KIDNEY patients using the Premier Services Medical Aid Scheme (PSMAS) are reportedly struggling to get dialysis services at the Premier Services Medical Investments (PSMI)-run Parkview Hospital, where nurses have not been reporting for duty.
PSMI spokesperson Obey Nhakura confirmed the development.
“Challenges being experienced at PSMI have been widely reported on, and are already in the public domain. These challenges are mainly emanating from persistent cashflow constraints, which have continued to adversely affect operations,” Nhakura said.
“As of Monday February 6, 2023, only 39% of PSMI units were operational as employees find it difficult to consistently report for duty citing incapacitation. Concerted efforts incorporating numerous relevant stakeholders are underway to rectify the situation.”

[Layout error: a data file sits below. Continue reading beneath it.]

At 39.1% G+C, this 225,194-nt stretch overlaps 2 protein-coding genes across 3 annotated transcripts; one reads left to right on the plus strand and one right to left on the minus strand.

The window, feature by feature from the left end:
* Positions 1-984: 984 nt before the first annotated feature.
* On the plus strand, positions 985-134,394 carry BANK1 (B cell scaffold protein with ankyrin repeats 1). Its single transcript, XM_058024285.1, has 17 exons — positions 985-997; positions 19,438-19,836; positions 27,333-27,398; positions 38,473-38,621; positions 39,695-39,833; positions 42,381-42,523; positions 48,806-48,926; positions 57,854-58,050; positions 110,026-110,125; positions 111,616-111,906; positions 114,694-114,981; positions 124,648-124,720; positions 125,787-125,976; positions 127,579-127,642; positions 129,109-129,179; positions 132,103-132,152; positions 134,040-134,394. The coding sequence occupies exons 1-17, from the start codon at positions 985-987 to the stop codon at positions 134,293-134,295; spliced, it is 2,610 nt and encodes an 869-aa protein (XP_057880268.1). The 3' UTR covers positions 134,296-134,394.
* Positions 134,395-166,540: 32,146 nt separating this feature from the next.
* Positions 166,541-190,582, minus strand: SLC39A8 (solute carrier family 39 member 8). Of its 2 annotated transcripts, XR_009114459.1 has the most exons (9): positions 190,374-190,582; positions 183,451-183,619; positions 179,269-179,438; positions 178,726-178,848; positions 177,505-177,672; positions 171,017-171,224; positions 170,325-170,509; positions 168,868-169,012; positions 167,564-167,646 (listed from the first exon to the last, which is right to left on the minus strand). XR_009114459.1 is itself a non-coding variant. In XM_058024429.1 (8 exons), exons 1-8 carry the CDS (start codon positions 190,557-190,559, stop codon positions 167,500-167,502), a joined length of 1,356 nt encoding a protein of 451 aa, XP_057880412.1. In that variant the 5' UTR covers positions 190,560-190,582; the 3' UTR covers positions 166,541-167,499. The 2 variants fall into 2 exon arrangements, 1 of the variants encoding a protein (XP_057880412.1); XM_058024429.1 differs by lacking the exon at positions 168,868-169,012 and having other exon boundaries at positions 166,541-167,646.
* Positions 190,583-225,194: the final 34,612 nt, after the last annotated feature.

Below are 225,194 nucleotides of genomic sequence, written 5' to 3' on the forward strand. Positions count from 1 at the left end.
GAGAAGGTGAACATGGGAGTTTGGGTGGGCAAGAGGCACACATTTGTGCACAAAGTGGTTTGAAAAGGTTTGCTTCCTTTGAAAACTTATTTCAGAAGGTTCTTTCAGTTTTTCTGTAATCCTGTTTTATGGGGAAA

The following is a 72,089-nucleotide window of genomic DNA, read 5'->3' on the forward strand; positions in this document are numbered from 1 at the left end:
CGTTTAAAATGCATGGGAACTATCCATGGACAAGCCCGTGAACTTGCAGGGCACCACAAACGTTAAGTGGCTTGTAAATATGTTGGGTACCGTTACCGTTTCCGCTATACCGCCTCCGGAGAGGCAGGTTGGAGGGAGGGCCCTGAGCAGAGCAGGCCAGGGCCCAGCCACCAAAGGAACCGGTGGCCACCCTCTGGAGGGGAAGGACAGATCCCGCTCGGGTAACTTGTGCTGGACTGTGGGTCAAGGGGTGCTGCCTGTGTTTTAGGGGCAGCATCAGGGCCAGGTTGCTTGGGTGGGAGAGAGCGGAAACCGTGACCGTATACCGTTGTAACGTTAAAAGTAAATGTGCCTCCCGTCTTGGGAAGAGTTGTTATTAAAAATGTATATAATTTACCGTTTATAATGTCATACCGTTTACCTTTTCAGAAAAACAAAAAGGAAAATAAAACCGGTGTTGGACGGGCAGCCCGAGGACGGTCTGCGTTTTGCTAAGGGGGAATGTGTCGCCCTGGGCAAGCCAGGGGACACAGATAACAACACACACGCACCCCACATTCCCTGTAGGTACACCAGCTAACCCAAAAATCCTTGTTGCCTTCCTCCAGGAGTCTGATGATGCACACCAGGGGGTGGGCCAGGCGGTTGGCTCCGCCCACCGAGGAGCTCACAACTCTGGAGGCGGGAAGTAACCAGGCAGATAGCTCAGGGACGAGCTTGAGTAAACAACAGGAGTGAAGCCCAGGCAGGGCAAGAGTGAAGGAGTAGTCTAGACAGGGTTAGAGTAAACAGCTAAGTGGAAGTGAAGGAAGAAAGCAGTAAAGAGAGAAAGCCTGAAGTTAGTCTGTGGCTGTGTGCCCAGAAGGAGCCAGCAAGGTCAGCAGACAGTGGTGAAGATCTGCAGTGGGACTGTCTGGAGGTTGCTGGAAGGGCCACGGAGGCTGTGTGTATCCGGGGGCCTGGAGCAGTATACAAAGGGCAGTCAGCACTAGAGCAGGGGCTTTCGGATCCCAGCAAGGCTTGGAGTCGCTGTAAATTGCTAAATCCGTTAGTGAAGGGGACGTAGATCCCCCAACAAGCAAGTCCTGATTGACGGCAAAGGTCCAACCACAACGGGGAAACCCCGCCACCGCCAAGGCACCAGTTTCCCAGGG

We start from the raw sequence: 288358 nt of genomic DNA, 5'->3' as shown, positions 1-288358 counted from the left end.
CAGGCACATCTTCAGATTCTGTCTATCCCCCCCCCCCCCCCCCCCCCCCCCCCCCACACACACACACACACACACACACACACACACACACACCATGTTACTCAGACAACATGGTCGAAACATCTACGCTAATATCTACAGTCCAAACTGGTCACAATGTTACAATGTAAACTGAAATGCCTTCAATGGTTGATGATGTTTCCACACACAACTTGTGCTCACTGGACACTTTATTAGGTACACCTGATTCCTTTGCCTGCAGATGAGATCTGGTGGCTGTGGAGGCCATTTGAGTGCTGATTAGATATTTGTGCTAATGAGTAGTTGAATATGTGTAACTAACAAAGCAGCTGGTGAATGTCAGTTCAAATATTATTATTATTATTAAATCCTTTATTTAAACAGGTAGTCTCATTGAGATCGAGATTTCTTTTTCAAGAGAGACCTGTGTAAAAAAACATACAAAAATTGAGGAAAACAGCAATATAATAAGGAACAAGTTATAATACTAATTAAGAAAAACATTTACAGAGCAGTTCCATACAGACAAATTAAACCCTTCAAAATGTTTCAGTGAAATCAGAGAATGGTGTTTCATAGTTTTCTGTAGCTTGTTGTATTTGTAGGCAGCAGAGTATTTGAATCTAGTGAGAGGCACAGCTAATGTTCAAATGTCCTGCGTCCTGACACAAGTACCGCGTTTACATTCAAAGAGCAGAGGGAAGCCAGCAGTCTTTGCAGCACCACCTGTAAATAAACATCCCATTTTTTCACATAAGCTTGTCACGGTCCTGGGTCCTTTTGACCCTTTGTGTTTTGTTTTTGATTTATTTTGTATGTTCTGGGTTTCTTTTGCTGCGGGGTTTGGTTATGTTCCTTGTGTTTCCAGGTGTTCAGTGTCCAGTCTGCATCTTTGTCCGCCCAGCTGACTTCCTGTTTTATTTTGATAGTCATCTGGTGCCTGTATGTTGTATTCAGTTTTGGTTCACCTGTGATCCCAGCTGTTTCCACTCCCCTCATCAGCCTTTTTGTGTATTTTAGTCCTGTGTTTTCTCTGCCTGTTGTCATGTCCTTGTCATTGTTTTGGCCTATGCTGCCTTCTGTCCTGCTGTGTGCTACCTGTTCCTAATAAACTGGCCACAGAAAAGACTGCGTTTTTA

In January this year, the institution closed down 153 clinics across the country after workers down tools citing incapacitation.
A source at the Parkview Renal Unit in Harare told NewsDay that nurses have not been reporting for work because they were owed eight months’ pay.
The source said dialysis patients under PSMI were failing to access the lifesaving interventions and have to go to private health institutions for the services, which is expensive.
Parirenyatwa Group of Hospitals spokesperson Linos Dhire said their renal unit was fully functional and had the capacity to deal with patients in need of dialysis services.
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“Our renal unit is functional, and we are experiencing an increase in the number of patients seeking the service at our hospital,” he said.
Investigations carried out by NewsDay show that dialysis services at private institutions cost between US$200 and US$400 per day.